After the sale, Georges Jorisch said, “This was a beautiful evening and a very exciting moment when Litzlberg am Attersee was sold. I am very happy with the result and I hope the painting has gone into good hands.”
Another key highlight of the evening was Pablo Picasso’s L’Aubade from 1967, which set a new record for a late work by the artist when it sold for $23,042,500 (est. $18/25 million). Picasso painted three monumental works in June 1967 that focused on the dialogue between a flautist and a nude, and the present and final iteration of this theme is among the most masterful depictions of lovers from the artist’s late oeuvre. The work was on offer from a private North American collection, having been purchased by the current owner at Sotheby’s London in April 1979.
A strong selection of Impressionist works in the sale were led by Gustave Caillebotte’s Le Pont d’Argenteuil et la Seine, which set a new auction record for the artist in achieving $18,002,500 – well in excess of its $12 million high estimate. Saturated with the brilliant blue, green and steely gray tones of the river at midday, the work is a stunning example of Impressionist landscape painting at its most progressive and visually dynamic.
Property from the Museum of Fine Arts, Boston also saw strong results for classic Impressionist paintings. Each of the seven works on offer were sold, bringing a cumulative total of $18,457,500. The group was led by Claude Monet’s Antibes, le fort, a panoramic view of the Mediterranean coast and the fort of Antibes, France that is one of the artist’s most dazzling pictures from the 1880s. The painting brought $9,266,500, above a high estimate of $7 million. Additional property from prominent museums included a group of works from The Israel Museum, Jerusalem, which totaled $10,991,000 and were led by René Magritte’s Le droit chemin that brought $3,554,500 (est. $2.5/3.5 million). And the sculpture Jeune homme au Coeur battant by Surrealist artist Max Ernst on offer from The Menil Collection in Houston, Texas more than doubled its high estimate of $600,000 to bring $1,426,500.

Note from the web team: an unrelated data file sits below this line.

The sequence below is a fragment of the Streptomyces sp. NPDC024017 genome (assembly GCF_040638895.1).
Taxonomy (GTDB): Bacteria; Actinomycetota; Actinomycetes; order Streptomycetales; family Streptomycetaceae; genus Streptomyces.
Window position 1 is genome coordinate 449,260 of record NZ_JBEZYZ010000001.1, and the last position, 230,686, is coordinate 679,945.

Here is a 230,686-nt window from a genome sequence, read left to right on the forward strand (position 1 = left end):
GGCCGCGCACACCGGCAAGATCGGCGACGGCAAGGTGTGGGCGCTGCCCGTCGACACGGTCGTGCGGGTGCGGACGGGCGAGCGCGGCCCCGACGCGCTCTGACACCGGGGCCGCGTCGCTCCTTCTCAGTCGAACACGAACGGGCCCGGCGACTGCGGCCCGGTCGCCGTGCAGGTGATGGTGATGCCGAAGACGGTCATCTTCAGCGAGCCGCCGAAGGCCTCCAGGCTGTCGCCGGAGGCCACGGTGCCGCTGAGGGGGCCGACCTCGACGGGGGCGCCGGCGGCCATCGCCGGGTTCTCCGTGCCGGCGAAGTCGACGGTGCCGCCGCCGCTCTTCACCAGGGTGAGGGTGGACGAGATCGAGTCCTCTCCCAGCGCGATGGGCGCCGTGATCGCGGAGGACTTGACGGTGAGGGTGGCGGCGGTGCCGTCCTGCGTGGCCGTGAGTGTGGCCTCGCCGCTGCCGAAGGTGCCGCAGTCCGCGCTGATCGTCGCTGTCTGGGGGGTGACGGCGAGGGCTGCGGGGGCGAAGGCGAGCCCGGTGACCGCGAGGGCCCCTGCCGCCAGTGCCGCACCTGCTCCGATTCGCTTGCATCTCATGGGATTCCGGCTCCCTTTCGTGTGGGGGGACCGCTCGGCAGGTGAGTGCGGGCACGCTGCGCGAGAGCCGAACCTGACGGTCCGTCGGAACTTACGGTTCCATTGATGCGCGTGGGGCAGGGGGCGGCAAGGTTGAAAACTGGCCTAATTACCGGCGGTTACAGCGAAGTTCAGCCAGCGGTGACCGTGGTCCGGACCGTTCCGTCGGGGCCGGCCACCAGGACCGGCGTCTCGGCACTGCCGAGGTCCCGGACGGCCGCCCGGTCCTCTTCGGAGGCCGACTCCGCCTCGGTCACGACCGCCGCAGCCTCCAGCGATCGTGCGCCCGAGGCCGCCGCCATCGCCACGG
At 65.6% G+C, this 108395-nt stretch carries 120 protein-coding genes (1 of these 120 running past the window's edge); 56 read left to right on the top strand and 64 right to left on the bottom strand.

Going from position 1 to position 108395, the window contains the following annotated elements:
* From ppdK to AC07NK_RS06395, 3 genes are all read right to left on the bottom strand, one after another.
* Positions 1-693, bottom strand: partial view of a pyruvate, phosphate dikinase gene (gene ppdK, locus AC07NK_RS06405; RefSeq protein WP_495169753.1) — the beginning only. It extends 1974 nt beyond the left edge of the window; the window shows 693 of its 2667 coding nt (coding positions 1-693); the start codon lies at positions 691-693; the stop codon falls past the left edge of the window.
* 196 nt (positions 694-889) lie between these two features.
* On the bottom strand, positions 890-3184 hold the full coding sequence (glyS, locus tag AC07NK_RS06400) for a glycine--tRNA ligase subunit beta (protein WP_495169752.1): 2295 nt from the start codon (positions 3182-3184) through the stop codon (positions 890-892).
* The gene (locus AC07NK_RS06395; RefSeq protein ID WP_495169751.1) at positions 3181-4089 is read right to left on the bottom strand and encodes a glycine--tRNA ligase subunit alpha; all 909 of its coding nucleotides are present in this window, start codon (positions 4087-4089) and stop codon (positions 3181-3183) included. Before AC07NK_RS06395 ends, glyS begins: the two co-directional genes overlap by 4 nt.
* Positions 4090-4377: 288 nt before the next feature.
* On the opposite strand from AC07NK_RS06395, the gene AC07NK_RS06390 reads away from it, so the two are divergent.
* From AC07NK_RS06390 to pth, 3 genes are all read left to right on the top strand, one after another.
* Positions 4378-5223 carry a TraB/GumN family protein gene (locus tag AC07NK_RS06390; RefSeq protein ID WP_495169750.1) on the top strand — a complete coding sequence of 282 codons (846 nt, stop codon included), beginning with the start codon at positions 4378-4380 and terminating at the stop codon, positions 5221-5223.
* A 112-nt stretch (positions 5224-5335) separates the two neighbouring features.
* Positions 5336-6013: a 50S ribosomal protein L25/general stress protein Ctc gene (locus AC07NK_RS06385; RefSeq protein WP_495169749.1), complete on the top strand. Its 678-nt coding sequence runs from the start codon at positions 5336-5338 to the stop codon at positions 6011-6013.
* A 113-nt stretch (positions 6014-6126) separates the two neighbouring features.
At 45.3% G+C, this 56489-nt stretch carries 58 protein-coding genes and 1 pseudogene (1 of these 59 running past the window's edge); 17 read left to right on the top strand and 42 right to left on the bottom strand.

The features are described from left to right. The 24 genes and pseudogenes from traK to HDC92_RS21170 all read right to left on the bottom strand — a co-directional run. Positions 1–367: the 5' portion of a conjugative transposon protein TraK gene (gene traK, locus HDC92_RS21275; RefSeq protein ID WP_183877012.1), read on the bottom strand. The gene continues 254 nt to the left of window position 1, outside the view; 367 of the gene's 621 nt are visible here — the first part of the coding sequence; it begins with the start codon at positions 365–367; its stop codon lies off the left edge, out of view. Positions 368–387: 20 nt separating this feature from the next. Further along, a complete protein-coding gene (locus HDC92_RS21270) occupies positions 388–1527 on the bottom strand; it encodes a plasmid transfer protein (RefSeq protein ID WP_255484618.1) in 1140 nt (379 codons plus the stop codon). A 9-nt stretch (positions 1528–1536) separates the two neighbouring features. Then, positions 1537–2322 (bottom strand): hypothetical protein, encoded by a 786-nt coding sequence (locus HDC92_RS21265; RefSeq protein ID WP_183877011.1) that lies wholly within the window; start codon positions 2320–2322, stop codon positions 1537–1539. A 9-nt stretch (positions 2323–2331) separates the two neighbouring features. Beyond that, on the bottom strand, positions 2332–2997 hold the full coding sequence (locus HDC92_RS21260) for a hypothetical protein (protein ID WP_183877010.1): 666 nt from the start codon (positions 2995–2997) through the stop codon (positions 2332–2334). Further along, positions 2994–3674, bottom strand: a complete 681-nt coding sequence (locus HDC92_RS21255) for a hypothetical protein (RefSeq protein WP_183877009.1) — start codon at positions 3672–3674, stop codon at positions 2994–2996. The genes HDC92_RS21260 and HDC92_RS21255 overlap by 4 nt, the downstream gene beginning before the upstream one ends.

Also highlighting the sale were works by Tamara de Lempicka and Wassily Kandinsky. The sultry La rêve (Rafaëla sur fond vert) set a new artist record for de Lempicka when it achieved $8,482,500, above a high estimate of $7 million. Painted in 1927 while the artist was living in Paris, the sumptuous composition defines the artist’s chic and inimitable style. Kandinsky’s Weisser Klang (White Noise) – a symphony of color that exemplifies the Russian artist’s distinctive style, which would eventually lead to abstraction – sold for $8,930,500 (est. $7/10 million).
Surrealist works in the sale were led by a wonderful group of works by Max Ernst from the private collection Abstraction – Figuration, which brought a cumulative $10,891,500, exceeding their high estimate of $9.9 million. The group was led by Convolvulus! Convolvulus!, which sold to Rowland Weinstein of Weinstein Gallery in San Francisco for $3,442,500 (est. $1.5/2 million). In addition, three works by René Magritte totaled $12,455,500, including Le territoire that brought $4,786,500 (est. $3.5/5.5 million).
*Pre-sale estimates do not include buyer’s premium